I enjoy chatting with her.
Although we're separated in age by nearly a decade, she and I seem to have a lot in common, especially when it comes to our tastes in music.
My own sisters are ten, nine and six years older than me, so I grew up listening to what is, in my opinion, the greatest era of rock music in history -- the 70s and early 80s.
Pink Floyd. REO Speedwagon. Led Zeppelin. Heart. Foreigner. Fleetwood Mac. The Eagles. Nazareth. Foghat. Alice Cooper. ZZ Top. Journey. SuperTramp.
The list could keep going for days. In fact, I feel bad for stopping where I did because I feel like I'm not giving credit where credit is due by only naming a few.
I've long been under the impression that I was born a decade too late because when I listen to these songs I feel a strong sense of high schoolesque nostalgia. Most of the bands listed had members going solo or had completely disbanded by the time I donned a cap and gown.
The stories I write are set in the late 70s and early 80s because of the deep emotional connection I have with that era of music. But I never could understand why I felt that connection. Then this past weekend Annie -- my sister-in-law -- and I were perusing each others music collections, and I found a copy of Journey's "Still They Ride."
I love the song, but I'd forgotten all about it.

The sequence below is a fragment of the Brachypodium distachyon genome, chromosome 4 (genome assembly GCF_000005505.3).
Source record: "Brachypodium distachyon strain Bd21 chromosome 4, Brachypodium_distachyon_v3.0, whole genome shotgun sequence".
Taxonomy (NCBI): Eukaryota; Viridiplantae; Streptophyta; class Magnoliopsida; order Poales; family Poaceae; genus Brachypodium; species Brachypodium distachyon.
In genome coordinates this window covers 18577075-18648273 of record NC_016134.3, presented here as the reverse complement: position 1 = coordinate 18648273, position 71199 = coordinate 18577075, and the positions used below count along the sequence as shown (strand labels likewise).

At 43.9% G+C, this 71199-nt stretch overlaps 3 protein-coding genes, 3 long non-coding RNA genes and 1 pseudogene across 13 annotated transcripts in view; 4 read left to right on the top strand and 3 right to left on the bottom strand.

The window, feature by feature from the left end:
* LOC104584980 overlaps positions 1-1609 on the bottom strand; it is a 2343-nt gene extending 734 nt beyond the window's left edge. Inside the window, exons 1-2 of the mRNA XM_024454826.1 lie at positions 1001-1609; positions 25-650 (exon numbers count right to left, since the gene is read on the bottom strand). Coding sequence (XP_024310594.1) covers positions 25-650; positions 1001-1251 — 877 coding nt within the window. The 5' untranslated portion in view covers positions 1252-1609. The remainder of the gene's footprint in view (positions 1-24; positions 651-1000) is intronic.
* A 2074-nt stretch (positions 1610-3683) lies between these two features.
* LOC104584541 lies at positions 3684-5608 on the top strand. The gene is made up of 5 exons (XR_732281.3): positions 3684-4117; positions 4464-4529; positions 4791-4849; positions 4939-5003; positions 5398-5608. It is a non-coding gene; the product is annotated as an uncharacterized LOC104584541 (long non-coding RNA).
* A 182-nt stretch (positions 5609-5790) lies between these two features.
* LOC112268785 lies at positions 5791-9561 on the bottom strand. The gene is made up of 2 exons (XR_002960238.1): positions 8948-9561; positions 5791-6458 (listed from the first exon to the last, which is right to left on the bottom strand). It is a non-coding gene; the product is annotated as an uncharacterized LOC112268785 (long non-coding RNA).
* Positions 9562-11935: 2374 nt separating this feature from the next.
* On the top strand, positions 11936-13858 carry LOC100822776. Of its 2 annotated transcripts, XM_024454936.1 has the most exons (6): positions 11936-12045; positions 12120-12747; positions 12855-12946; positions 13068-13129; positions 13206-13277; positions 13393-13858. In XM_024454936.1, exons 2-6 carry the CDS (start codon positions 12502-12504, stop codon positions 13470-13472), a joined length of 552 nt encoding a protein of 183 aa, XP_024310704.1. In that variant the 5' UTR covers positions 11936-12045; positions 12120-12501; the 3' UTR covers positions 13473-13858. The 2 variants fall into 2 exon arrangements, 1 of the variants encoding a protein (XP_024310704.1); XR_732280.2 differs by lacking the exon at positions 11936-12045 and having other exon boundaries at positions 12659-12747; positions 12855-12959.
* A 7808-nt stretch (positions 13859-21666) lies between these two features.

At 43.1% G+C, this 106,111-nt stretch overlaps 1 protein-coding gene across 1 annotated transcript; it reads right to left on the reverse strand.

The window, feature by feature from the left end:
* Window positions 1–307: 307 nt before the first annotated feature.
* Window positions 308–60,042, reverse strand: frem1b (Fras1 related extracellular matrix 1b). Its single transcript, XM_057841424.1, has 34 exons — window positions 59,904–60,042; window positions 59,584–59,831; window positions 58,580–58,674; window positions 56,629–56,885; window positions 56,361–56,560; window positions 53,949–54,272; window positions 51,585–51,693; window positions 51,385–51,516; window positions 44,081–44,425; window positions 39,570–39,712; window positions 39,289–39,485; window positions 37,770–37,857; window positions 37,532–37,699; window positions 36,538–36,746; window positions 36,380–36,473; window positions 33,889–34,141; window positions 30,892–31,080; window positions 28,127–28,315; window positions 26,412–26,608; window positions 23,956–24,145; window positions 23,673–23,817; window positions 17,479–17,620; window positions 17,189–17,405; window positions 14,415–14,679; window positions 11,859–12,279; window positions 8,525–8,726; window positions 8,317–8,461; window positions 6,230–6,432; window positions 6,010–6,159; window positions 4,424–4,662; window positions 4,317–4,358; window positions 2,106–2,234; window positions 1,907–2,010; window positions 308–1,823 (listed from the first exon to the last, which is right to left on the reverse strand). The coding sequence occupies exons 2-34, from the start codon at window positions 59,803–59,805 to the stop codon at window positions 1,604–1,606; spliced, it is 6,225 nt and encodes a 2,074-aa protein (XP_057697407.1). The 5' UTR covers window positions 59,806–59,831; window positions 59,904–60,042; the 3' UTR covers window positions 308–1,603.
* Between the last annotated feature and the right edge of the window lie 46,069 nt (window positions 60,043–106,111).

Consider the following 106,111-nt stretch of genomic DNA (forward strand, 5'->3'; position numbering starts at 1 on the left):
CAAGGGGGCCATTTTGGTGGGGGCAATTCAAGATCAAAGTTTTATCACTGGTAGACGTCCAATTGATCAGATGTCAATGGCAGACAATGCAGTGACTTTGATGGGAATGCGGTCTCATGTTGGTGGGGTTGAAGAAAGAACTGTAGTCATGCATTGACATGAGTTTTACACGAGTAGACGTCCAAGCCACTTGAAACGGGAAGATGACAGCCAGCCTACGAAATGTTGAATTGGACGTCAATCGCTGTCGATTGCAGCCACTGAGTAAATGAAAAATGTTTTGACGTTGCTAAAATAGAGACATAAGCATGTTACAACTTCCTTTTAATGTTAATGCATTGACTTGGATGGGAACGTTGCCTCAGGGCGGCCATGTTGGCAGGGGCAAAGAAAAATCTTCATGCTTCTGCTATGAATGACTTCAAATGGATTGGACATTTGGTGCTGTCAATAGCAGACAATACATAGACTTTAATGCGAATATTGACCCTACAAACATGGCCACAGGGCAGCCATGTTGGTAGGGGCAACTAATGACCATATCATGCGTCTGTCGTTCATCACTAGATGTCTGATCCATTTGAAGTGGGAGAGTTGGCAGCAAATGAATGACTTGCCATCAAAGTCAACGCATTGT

The urge to listen to it hit me again earlier today, so I pulled it up on YouTube. In the comments section -- of all places -- I found something that sums up why I write about that era.
In part, the comment was: "... this song came on the radio and everything stopped. In that moment, everything changed. We realized that one day it would all be over....We weren't immortal. We were teens who just realized we were going to grow up, move away -- so goddammit we were going to enjoy that night and every night after that until it was over."
I guess writing about that era allows me to be "that age" in an era I was too young to be "that age" in. It also gives a sense of immortality despite the evanescence of youth.
But I'd still jump at the chance to be a high schooler in that era if given the opportunity.
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Kathryn Harris is a journalist, a weekend blogger, a wife, a mother of two and the author of "The Long Road to Heaven," a novel about finding faith and forgiveness in the aftermath of addiction.